The man accused of killing 14-year-old Libby German and 13-year-old Abigail Williams on an Indiana hiking trail in 2017 may not have acted alone, prosecutors said Tuesday.
Richard Allen, a 50-year-old pharmacy technician arrested for the grisly killings of the teenage best friends, appeared in court Tuesday morning for the first time since his arrest last month.
Prosecutors argued against unsealing the probable cause affidavit against Allen, claiming that to do so would jeopardize their case.
In the course of their arguments, they revealed a chilling bombshell: There may have been others involved in the murders.
“We have good reason to believe that Allen was not alone. That there could be other actors,” Carroll County Prosecutor Nicholas McLeland told the judge, according to reporting from the courthouse by local outlet WRTV.
The case has captivated the nation since Williams and German vanished while on a walk together in February 2017. After frantic search efforts, their bodies were found the next day along a creek near Indiana’s Monon High Bridge.
An investigation kicked into high gear, with investigators and the public alike searching for clues in audio captured on German’s phone that featured an unknown man appearing to command the girls to go “down the hill” before they were murdered. Police also released a grainy photo of a man wearing blue jeans and a thick blue jacket.
While thousands of tips poured in over the years that followed, the case remained cold for nearly six years—until police finally announced Allen’s arrest last month.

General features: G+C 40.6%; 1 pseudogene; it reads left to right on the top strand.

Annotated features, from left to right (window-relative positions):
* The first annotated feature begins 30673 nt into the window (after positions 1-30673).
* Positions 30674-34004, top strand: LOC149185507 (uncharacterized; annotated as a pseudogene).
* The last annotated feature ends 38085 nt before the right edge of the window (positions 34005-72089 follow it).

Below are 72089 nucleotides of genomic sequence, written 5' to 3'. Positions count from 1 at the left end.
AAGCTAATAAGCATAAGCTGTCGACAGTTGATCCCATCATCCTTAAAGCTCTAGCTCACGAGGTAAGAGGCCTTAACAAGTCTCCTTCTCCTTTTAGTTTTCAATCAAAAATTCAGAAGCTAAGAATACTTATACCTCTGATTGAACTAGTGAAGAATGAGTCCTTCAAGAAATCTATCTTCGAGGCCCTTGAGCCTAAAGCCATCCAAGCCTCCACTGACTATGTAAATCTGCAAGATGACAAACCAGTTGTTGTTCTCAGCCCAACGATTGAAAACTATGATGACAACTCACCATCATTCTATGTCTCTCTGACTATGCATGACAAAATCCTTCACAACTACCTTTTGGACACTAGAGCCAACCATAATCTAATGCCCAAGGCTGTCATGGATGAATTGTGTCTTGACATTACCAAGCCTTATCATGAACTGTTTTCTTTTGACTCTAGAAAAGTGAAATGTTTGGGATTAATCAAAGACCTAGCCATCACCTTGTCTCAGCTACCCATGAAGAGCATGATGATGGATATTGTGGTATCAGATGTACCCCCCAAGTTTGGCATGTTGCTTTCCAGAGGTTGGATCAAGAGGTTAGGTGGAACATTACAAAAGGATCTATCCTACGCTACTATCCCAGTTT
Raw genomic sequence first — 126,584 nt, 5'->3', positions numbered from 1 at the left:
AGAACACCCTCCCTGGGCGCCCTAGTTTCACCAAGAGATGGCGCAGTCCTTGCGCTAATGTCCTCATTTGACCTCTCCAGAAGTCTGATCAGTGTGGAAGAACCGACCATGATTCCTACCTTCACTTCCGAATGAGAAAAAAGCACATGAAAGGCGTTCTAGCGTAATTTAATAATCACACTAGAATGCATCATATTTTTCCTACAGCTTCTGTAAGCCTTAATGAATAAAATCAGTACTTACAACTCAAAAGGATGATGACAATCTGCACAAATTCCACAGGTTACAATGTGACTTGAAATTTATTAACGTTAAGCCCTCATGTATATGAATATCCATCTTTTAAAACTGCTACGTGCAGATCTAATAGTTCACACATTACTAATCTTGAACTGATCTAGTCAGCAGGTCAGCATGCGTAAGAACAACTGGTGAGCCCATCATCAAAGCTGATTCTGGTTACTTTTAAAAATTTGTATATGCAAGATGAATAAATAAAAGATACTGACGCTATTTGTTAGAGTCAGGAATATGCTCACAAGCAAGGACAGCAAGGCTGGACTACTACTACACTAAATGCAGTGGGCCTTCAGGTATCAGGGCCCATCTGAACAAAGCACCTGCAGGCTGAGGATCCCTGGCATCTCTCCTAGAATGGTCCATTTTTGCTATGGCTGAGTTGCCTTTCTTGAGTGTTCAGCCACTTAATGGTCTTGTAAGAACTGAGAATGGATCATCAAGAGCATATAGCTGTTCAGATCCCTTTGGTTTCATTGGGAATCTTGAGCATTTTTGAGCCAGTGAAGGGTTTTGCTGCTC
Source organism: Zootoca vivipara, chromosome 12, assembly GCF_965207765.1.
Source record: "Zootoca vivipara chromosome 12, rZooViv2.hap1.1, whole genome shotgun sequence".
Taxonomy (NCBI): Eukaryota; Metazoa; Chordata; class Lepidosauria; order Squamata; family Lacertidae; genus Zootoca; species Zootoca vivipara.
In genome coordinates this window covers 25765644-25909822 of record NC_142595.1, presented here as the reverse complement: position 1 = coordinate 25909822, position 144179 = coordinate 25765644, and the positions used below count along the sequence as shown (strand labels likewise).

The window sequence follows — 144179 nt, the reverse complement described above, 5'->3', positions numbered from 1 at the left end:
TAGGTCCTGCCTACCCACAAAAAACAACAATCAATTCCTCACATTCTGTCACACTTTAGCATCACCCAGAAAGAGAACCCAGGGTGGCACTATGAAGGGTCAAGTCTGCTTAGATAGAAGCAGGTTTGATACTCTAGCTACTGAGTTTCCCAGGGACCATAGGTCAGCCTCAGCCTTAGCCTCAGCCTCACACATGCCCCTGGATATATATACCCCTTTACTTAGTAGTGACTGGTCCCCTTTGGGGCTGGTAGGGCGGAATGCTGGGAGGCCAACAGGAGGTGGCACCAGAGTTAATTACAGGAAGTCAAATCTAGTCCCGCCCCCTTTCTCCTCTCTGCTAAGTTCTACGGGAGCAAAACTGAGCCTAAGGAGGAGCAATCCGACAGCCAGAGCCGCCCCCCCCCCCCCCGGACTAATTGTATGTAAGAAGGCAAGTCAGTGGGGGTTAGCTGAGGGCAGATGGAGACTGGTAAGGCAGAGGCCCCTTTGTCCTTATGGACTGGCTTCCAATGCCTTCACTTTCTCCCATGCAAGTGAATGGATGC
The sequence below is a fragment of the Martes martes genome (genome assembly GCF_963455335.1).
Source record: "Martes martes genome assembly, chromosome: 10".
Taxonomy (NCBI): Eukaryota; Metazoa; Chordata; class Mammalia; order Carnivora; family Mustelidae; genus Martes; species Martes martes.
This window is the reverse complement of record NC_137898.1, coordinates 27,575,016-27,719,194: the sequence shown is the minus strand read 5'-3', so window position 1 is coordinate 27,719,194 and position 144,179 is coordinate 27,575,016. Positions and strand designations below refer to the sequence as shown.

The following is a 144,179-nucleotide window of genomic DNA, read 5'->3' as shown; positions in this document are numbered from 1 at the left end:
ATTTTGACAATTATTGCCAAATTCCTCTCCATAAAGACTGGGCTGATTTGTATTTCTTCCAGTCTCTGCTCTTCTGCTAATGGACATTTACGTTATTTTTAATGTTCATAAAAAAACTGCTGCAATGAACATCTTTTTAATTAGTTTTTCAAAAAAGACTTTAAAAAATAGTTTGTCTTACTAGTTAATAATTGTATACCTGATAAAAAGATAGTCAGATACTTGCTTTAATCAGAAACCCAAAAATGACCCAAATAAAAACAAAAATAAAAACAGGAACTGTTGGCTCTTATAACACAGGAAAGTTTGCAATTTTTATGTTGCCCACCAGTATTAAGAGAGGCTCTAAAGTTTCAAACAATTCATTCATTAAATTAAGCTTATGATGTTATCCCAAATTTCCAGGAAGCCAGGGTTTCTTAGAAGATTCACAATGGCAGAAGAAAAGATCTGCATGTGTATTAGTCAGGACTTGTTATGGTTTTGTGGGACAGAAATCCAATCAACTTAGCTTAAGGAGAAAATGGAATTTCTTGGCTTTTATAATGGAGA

Allen has denied involvement and pleaded not guilty to the murders.
The evidence that led to his arrest has remained mired in secrecy, with police citing “extraordinary circumstances” to keep the probable cause affidavit sealed.
In court Tuesday, prosecutors continued to push to keep the affidavit secret. McLeland even went a step further and filed a motion for a gag order to prevent anyone involved in the case from divulging details.
Special Judge Fran Gull has yet to make a decision on whether the probable cause affidavit will be released, but promised to do so “in due haste,” according to The Indianapolis Star.
German’s mother, Carrie Timmons, told the U.S. Sun she’d prefer to keep the details of the case under wraps for now to ensure the trial goes forward.
“What is releasing that information going to do?” she was quoted saying. “It’s certainly not going to help the prosecution in any way.”
She also questioned why it took authorities so long to nab a suspect in the case.
“If they have in fact caught this guy after six years with him living under their noses then what were they doing all this time? … It makes me sick. Obviously, it’s all alleged, but it’s rather disturbing he was just there this whole time.”